• Cambodia: No field sampling was conducted. Team members at IFReDI re-extracted the DNA of some fish samples to supplement the original 48 samples per population. They completed DNA extraction and quantification of the amount of extracted DNA for six populations (sites). All extracted samples were loaded into sample plates for further work.
  • Myanmar: Dr. Mie Mie and colleagues traveled to the Shan State Regional Government Office, Taunggyi City, Southern Shan State, Myanmar (March 14-17, 2020) to get official permission for sampling. Dr. Mie Mie also conducted training for students every Friday on fish taxonomy, sampling, and preservation of samples for DNA work. She also gave a talk at the Third Myanmar-Korea Conference, held at Dagon University, Yangon, January 14-15, 2020. She spoke on the topic of Environmental DNA (eDNA): Monitoring and management of fisheries and water resources in Paunglaung River and Mekong River.
  • Thailand: As part of their sampling efforts, Dr. Chaiwut and his team from UBU collected 50 individuals of the species Mekongina and 60 individuals of Scaphognatops from the Mekong Mainstream site (Ubon Ratchathani) but failed to fulfill their target on Probarbus. In the case of Pangasius krempfi, they made contact with the key person in the habitat site of interest and also at the local fish landing site for that species from the large Vietnamese community in Thailand, Nakorn Panom Province. They hope to complete this target species in the next quarter, and they will also schedule an intensive survey in the Chi sampling site, which still lacks sufficient tissue samples. In addition, the UBU researchers organized a full-day workshop with key regional stakeholders in the Thai Mekong region. The workshop included 30 participants from the Thailand Department of Fisheries, including the head of the provincial fisheries station, scientists, NGO representatives, and students. The PI and his colleagues presented the core activities of PEER project 6-435 with regard to preservation of fish biodiversity in the Lower Mekong Basin. The keynote speaker was Professor Tauntong Jutagate, who delivered remarks on the effect of dam construction and global warming in the basin. This workshop successfully concluded with a discussion session for all participants, which was covered by Thai Television broadcasting station Thai PBS and aired February 12, 2020:
  • Laos: Dr. Mee and colleagues collected all their target species on the Mekong River at Paksan, Bolykhamsay Province, Central Laos. All fish samples were processed in the lab at LARReC following standard protocols for genetic work. Dr. Mee also met with two lecturers from the China Agricultural University of Beijing and one lecturer and 13 students from Laos National University. The purpose of this meeting was to discuss genetic work and future collaboration. In addition, Dr. Mee is writing a set of genetic implementation guidelines for the Lao PDR in the Lao language, including fish sampling, DNA collection and extraction, and next generation sequencing theory.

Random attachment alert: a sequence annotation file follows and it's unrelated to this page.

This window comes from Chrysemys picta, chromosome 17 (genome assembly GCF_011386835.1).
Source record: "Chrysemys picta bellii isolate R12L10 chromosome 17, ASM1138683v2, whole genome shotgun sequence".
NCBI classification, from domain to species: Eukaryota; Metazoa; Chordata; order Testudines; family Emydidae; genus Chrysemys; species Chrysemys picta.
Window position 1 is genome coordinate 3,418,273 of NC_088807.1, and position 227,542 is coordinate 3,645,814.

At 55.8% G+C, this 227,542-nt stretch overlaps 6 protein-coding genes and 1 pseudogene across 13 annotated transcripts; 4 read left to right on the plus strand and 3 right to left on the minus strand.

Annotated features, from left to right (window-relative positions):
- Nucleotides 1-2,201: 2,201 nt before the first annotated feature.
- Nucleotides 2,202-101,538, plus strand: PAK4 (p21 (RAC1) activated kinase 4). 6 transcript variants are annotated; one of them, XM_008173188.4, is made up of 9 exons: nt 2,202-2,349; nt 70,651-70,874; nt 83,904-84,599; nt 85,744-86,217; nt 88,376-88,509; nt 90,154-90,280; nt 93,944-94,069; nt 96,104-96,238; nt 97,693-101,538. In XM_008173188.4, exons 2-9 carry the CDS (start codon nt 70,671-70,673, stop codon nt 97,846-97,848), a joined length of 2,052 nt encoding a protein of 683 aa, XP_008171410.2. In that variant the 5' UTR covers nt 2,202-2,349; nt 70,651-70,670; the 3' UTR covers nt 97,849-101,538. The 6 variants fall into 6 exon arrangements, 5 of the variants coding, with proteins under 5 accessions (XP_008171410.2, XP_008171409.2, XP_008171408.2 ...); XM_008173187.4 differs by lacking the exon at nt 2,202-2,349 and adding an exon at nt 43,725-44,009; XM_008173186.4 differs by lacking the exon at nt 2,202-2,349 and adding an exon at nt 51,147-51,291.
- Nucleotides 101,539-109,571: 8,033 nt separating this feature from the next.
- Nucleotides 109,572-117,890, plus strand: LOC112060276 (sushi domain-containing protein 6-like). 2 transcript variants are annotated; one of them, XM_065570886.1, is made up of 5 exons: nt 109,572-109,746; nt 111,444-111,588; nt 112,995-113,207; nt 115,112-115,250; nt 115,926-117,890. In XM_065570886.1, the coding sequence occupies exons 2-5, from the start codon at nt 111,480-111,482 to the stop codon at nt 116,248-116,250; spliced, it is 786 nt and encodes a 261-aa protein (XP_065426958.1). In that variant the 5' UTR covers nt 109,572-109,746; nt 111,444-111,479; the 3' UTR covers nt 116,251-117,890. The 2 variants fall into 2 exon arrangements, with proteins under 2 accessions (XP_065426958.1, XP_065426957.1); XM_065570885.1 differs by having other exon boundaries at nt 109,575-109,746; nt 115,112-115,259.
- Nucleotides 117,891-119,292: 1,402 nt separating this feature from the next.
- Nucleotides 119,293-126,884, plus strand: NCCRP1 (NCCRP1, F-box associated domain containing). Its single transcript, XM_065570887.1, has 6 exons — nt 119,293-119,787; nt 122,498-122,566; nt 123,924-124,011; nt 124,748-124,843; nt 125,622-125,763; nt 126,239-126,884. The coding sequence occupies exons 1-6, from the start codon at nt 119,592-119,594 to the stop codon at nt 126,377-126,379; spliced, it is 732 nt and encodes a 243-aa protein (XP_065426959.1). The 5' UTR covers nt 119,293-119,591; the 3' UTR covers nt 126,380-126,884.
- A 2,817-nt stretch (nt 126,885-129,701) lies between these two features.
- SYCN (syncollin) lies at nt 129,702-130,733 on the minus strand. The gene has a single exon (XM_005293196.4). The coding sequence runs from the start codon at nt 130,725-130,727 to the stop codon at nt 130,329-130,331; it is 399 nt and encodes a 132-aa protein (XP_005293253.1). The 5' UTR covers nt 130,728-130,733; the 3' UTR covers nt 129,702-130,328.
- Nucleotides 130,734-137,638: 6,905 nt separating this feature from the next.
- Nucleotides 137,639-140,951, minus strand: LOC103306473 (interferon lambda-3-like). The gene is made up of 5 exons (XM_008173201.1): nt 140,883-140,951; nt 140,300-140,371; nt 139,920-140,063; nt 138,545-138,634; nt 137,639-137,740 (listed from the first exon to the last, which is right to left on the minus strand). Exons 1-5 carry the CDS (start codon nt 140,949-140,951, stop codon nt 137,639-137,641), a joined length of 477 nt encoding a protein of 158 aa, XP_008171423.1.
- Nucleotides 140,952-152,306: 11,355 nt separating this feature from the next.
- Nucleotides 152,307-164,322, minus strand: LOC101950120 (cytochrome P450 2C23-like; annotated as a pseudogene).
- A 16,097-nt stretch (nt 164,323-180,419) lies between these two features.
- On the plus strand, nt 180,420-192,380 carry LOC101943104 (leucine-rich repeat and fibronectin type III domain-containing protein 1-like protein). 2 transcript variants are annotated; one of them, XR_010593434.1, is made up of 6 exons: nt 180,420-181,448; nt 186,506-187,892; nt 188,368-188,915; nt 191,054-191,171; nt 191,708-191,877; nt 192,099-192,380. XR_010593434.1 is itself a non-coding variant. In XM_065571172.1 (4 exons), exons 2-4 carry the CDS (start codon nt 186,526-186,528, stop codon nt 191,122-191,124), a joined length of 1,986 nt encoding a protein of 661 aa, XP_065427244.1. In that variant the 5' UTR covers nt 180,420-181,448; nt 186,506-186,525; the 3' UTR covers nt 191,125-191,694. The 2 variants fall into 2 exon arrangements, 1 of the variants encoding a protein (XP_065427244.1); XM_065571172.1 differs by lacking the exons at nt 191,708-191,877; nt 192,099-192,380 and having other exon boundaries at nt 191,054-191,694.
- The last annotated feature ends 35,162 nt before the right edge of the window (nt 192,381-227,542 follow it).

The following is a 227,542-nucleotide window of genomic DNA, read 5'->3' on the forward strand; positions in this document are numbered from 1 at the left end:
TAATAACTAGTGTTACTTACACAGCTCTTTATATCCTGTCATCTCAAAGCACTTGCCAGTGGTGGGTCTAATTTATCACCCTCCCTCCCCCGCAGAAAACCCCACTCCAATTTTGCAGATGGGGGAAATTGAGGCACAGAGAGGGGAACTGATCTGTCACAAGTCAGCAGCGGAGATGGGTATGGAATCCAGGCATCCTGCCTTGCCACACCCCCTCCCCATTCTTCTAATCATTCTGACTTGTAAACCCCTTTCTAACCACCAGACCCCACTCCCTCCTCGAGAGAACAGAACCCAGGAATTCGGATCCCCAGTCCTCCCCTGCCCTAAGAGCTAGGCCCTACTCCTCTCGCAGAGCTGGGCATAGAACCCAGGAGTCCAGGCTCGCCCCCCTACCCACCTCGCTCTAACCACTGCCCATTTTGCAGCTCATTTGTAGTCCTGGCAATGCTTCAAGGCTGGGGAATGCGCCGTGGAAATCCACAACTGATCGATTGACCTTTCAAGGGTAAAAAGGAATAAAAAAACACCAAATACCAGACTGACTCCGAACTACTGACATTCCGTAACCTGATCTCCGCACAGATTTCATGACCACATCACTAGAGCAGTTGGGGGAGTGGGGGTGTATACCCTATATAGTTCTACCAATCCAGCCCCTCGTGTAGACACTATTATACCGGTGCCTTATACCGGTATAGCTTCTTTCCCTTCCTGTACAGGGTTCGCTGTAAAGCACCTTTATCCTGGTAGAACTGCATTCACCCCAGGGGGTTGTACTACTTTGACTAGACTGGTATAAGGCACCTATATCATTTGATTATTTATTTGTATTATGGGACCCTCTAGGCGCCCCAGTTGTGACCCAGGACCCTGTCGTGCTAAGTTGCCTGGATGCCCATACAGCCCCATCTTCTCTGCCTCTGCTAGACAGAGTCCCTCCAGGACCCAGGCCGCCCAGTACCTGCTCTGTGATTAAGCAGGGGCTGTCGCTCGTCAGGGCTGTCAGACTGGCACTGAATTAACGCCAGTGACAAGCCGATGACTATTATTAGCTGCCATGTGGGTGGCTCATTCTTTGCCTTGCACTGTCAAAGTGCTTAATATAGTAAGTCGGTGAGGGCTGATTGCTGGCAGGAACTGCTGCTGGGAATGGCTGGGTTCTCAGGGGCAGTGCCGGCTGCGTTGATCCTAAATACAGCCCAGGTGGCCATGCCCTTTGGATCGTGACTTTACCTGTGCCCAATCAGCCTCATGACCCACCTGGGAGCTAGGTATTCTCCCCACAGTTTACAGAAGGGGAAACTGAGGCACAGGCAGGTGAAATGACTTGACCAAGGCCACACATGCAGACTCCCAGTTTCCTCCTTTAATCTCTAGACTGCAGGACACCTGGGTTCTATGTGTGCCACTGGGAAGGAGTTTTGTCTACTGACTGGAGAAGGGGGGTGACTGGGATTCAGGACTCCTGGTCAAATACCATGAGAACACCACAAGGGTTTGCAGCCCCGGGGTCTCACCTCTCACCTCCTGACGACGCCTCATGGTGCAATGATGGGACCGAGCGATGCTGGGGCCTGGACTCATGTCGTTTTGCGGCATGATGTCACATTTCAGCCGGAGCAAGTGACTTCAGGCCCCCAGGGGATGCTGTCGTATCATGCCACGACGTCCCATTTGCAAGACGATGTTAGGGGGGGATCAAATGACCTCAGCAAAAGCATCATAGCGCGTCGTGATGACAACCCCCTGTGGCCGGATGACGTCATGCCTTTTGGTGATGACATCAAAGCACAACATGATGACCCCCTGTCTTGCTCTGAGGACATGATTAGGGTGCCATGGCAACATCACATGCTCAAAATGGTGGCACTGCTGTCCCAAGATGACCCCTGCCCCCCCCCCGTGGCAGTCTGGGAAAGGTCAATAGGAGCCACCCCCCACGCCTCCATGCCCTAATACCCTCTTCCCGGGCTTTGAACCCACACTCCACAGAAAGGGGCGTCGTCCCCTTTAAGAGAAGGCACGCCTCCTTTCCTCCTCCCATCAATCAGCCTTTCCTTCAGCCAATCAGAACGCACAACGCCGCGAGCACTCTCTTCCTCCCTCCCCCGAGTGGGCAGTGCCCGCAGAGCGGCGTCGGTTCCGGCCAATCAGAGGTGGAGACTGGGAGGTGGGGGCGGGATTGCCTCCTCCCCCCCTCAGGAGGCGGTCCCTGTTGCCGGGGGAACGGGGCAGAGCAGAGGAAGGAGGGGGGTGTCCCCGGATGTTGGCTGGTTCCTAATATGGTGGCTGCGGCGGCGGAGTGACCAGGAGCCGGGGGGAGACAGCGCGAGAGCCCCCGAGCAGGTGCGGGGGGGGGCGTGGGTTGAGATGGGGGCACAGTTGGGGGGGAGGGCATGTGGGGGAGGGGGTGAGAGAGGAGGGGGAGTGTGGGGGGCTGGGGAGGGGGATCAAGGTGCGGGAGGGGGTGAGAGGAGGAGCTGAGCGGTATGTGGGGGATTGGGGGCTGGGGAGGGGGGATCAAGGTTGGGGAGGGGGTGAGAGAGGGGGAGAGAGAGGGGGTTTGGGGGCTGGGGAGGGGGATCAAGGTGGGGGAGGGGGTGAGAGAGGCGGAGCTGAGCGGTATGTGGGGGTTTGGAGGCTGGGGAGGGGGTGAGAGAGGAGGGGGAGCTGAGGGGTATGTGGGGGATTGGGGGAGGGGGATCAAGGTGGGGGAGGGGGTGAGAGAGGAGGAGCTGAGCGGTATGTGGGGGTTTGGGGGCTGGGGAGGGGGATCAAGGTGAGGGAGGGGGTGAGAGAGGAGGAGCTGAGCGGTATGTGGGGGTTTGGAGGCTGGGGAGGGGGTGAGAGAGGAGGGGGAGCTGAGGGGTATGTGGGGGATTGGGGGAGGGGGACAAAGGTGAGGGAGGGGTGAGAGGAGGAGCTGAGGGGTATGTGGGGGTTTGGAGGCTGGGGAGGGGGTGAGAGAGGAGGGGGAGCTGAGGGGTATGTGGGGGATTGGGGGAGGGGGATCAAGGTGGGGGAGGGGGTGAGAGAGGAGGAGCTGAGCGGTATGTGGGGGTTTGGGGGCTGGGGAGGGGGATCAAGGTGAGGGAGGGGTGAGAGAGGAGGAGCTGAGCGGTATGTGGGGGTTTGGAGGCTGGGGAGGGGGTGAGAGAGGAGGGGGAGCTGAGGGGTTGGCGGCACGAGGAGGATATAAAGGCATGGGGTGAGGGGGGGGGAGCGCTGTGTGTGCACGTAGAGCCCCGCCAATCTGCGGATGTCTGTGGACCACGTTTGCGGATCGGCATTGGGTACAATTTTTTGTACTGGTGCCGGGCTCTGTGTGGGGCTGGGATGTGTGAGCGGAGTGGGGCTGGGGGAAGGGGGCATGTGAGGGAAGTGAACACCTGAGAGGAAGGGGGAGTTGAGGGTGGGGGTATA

As for future plans, during the second and third quarters of 2020, all partners will focus on completing all remaining sampling at their study sites, and the partners in Cambodia and Thailand will prepare samples for genetic analysis. While also working with her team at Nha Trang University on data analysis, Dr. Binh will be recruiting a PhD student, as well as at least one Master’s student from each partner. Dr. Phen at IFReDI will be identifying potential stakeholders and preparing for outreach activities, and all partners will collaborate on the organization of the third annual project meeting. It was to have been held at UBU in Thailand in July 2020, but it has been postponed indefinitely due to the current COVID-19 pandemic and associated travel and social distancing restrictions. The pandemic has also disrupted transfers of samples among the partners. U.S. partner Chris Bird’s lab at Texas A&M University is handling the DNA sequencing on the project, and with that institution temporarily shut down, Dr. Binh and her colleagues have been unable to access the resulting data.

Following is a link to an article published in 2019 by the project team, entitled “Cryptic lineages and a population dammed to incipient extinction? Insights into the genetic structure of a Mekong River catfish,” which can be found in the Journal of Heredity, esz016,